Takeaway: When We cease to understand the world
I finished “When We Cease to Understand the World” a little over a week ago. The book is not long–just a little under 200 pages. Unfortunately, I knew I would not be capable of writing an adequate review.
While it’s extremely well-written, some of the information on quantum physics (despite the fact that author Benjamin Labatut does a decent job of knocking it down a level for the everyday reader) is too difficult to understand (at least for me.)
That being said, I wanted to highlight some of my personal takeaways from the book. Regardless of whether you’ve ever heard of any of the scientists mentioned or even Einstein, arguably the most influential physicist of all time, this is a very thought-provoking, at times painful, but ultimately enjoyable read.
The book is interwoven with different stories that connect several scientists and their contributions–some for good and some for bad.
First we meet Jewish chemist Fritz Haber, the first scientist to obtain nitrogen, the main nutrient required for plant growth, directly from the air; this saved millions of people from death by famine. Though he won the Nobel Laureate during World War I, he also came to be known as the “father of chemical warfare” for developing Germany’s poisonous-gas program.
Next we meet Karl Schwarzschild, a German physicist and astronomer who suffers from an auto-immune disease that may have been triggered by a gas attack. Schwarzschild worked to solve Einstein’s General Relativity Equations, specifically discussing “a black sun dawning over the horizon, capable of engulfing the entire world,” which may have been a prophecy for the rise of Nazi-ism.
Next is the Japanese mathematician Shinichi Mochizuiki and his predecessor of the master of abstraction Alexander Grothendieck. The mathematical concept focused on in this portion of the book is A+B=C.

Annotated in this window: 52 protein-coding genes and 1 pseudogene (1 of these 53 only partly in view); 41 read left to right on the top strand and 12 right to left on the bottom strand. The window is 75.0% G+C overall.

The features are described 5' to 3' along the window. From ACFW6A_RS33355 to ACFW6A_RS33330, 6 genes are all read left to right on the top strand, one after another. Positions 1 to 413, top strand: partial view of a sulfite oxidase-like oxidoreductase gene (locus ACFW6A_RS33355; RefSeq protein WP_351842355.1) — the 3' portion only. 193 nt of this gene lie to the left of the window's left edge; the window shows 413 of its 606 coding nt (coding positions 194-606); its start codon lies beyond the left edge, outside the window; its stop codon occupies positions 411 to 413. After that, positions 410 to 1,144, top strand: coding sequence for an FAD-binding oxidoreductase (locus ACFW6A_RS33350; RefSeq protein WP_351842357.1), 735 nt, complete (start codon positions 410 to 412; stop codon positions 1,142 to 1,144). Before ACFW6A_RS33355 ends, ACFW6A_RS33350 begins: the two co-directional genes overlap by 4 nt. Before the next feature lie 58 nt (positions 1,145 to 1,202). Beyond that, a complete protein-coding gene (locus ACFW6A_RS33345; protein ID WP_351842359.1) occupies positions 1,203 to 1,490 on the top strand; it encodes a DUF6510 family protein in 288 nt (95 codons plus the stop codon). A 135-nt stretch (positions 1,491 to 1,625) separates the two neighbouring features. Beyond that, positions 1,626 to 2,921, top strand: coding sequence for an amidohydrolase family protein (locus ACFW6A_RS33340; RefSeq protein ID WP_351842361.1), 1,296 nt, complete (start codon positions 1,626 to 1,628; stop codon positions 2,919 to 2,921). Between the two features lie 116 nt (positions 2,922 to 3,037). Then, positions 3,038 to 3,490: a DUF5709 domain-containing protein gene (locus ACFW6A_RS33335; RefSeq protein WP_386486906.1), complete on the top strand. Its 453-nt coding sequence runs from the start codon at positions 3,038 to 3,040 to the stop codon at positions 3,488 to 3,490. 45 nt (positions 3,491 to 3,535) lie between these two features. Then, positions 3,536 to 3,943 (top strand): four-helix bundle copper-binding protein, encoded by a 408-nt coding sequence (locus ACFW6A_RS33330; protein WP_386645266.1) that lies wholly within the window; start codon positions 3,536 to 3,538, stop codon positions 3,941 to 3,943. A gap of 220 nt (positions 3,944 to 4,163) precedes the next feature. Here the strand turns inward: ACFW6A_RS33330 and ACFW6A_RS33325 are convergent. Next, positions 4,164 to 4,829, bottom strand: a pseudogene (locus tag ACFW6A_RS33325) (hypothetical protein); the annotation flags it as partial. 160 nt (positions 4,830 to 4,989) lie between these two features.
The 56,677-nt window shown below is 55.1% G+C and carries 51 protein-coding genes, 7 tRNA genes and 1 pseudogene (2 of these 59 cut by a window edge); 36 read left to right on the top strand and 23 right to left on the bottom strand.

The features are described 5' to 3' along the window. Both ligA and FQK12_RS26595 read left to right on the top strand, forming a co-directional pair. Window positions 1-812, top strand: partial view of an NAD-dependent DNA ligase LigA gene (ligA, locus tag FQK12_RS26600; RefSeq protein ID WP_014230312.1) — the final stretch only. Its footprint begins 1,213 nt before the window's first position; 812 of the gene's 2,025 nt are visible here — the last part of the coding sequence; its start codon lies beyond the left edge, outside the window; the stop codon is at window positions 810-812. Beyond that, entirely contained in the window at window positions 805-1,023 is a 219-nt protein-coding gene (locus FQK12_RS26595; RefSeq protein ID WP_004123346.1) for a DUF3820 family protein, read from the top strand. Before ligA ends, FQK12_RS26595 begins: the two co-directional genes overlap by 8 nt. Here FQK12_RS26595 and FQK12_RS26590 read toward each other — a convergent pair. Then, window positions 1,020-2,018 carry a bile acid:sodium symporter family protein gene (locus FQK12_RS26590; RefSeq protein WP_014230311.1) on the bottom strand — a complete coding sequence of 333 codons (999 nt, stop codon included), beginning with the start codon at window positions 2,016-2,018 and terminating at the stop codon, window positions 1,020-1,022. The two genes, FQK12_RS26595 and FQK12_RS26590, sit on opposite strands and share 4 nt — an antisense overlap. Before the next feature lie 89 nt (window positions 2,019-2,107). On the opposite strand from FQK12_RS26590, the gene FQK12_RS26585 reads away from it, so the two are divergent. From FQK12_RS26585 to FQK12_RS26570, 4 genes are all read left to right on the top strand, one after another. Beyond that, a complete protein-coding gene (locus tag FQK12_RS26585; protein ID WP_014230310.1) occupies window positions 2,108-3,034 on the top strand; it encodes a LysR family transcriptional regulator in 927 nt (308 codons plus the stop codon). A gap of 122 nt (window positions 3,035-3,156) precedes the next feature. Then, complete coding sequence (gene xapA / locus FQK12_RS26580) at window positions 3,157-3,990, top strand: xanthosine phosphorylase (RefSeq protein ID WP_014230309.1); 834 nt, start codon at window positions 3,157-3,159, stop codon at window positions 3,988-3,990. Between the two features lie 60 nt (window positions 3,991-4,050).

The last portion of the book focuses on the interactions between Erwin Schrödinger and Werner Heisenberg. While Schrödinger invented the Uncertainty Principle, which uses just one equation to “describe virtually the whole of modern chemistry and physics,” Heisenberg’s ideas and formulae are "exceptionally abstract, philosophically revolutionary, and complex."
Fact vs. Fiction
A criticism I’ve read of the book that really didn’t bother me much until the end is that it does blend fact with fiction; this was particularly true in the last section of the book, where it talked about Schrödinger and Heisenberg.
Of course, this is the “fictionalized lives of real-life scientists and thinkers,” so again… it didn’t really bother me. What annoyed me, for lack of a better word, was longer portions on Schrödinger’s obsession with a teenager he fantasized about while living in a sanatorium. The writing was fine. The fact that it was fictionalized was fine. I just didn’t care about this. I cared more about the science in the story, and his thoughts on that. However, this young woman did help contribute to his workings, so it was somewhat relevant.
Knowing Too Much
The book definitely isn’t anti-science, though I suppose it could be seen that way. Some of the scientists discussed died miserable and alone, were genuinely unhappy, never found what they were looking for, or weren’t really recognized. (Haber’s wife, for instance, killed herself in front of him at a garden party because she just couldn’t live with the knowledge of how many soldiers had died because of his work.)
To me, this book is about, as simply put as possible, their revelations, though short-lived, and the costs and possible dangers of exploring the unknowns in science. It’s wonderful to read but also exhausting to consider.
Nothing is Black and White
I’m a really empathetic person–not to the point that I would vote for an opposing party or say that a murderer should be set free. However, I always think about how that person feels–even if they made the wrong choice, (which is, of course, always influenced by so many different things, whether it be genetic, environmental, etc).
In today’s society, there’s no room for ignorance or any kind of mistakes. I think that’s good, to an extent. But people are not made of paper. Everyone, even someone you hate, has a lot of different dimensions.
Some of these scientists–they were geniuses and heroes; in other ways, they could be seen as mass murderers, lechers, or just plane nuts. Are they good people or bad people? I don’t really think you can, or I would say should, make a blanket statement like that.
You judge everyone by yourself.
"When We Cease to Understand the World" is a wonderful read. It's beautifully rendered and translated very naturally by Adrian Nathan West. I look forward to reading other works by this author (and maybe hope to even provide a proper review on one of his works in the future.)